On ABC's World News with Diane Sawyer, reporter Dan Harris called Paterno "the mythic embodiment of success with honor." What honor?
We as a society must build on this achievement and take further steps to acknowledge that sexual violence affects men and boys. We must commit ourselves to engaging men in the movement to address, prevent and, one day, end all sexual violence.
The conversation that serves to best commemorate the horrible turn of events at Penn State should be, "How are the alleged victims of Sandusky and the Penn State football culture handling this?"
Sandusky's arrest last November triggered a wave of news coverage. But what is the media coverage saying, and how might it affect the public conversation as Sandusky's trial moves forward?
It was only a matter of time before the public would begin to assess the role of trustees in this horror story and to find them seriously lacking.
Permit me one New Year's prediction about which I am absolutely certain, and two for which I have a strong hunch.
It has now been two months since scandal rolled into the Happy Valley. Much is still uncertain and yet the university, the surrounding community, and the nation as a whole remains fixated on the question of responsibility.
We don't weep for Sandusky. As do all "commentators," we have the right to "personally" convict him based on our own idiosyncratic views of the case. But why has the public convicted him at this early stage?
We call on Congress to finish the good work it established with the creation of the Victims of Child Abuse Act (1990) by expanding these services to all of America's children.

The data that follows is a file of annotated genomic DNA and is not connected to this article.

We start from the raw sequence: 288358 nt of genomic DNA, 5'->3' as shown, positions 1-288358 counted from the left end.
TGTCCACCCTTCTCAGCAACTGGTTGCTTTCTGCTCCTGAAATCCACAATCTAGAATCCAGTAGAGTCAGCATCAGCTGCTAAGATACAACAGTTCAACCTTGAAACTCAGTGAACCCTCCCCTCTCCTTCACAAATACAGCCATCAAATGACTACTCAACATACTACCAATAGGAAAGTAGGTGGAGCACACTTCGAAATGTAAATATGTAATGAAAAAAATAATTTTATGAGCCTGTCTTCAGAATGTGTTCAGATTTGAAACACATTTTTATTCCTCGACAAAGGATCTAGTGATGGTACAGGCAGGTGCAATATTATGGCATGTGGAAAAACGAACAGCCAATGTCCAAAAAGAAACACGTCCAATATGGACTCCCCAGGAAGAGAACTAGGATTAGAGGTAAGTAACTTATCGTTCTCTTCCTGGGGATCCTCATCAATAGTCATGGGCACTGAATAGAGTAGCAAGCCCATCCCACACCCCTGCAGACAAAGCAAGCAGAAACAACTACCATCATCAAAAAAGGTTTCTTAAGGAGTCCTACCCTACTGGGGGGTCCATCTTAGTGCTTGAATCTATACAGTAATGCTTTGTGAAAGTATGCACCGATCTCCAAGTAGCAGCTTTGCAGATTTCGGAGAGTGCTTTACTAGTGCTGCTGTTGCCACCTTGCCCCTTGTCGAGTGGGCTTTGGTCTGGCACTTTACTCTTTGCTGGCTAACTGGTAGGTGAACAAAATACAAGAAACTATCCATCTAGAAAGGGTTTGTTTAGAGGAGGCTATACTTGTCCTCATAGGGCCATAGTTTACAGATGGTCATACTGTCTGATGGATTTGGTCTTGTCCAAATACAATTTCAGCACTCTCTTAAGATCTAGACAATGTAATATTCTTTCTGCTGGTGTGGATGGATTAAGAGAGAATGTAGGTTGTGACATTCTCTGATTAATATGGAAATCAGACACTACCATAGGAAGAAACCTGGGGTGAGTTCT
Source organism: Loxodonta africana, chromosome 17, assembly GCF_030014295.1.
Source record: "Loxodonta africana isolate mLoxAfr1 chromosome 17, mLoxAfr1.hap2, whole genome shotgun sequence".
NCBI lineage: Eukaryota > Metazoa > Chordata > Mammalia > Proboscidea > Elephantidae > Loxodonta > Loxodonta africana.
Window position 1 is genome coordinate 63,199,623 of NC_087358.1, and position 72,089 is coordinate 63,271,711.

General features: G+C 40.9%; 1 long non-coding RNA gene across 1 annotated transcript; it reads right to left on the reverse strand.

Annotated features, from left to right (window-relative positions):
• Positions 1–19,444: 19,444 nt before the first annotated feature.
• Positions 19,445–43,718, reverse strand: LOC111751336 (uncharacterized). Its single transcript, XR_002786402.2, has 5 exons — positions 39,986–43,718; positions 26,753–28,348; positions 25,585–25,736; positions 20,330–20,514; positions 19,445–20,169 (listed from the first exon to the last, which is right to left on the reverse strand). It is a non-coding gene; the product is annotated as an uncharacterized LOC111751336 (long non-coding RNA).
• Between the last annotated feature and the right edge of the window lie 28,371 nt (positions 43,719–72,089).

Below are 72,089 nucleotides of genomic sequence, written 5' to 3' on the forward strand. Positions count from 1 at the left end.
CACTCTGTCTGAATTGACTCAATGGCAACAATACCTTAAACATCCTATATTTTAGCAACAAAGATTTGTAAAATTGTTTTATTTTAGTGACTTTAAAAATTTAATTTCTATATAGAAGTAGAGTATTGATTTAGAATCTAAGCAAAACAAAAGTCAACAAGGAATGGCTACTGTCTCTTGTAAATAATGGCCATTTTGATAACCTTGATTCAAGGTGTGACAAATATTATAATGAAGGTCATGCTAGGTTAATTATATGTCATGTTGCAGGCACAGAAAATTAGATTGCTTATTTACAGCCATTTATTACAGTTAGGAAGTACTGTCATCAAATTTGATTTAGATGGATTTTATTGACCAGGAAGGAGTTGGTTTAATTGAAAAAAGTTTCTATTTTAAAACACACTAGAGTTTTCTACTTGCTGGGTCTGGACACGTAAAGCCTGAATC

Some blunders are unavoidable; often they are self-inflicted. One thing's for certain: 2011 provided some stunning examples of public relations disasters.
We give you the definitive retrospective of the most significant year in recent memory, 12 powerful months marked by fighting for freedom, protesting inequality, watching in awe the fury of nature and wincing at sex and abuse scandals.
Each one of these men has suffered severe damage to their lives and reputations without ever having been found guilty of anything. Shouldn't the punishment follow a finding of guilt -- rather than precede it?
James Ammons, FAMU president, surprised by a CNN reporter, responding to questions about the 'alleged hazing death' of FAMU student Robert Champion pretty much 'failed the test' of leadership when interviewed.
Jerry Sandusky's attorney, has made one misstep after another. However, his strategy of waiving Tuesday's public hearing was a good move because it gives Sandusky more bargaining chips if he hopes to spend anything short of the rest of his life behind bars.
How can you not love the Tim Tebow story? Everyone continues to knock him and his religious beliefs and all he does is win.
It is time to end this bizarre practice that assumes judges who are competent to decide whether a man lives or dies for his crimes are incompetent to decide whether a school administrator crossed a line in a strip-search.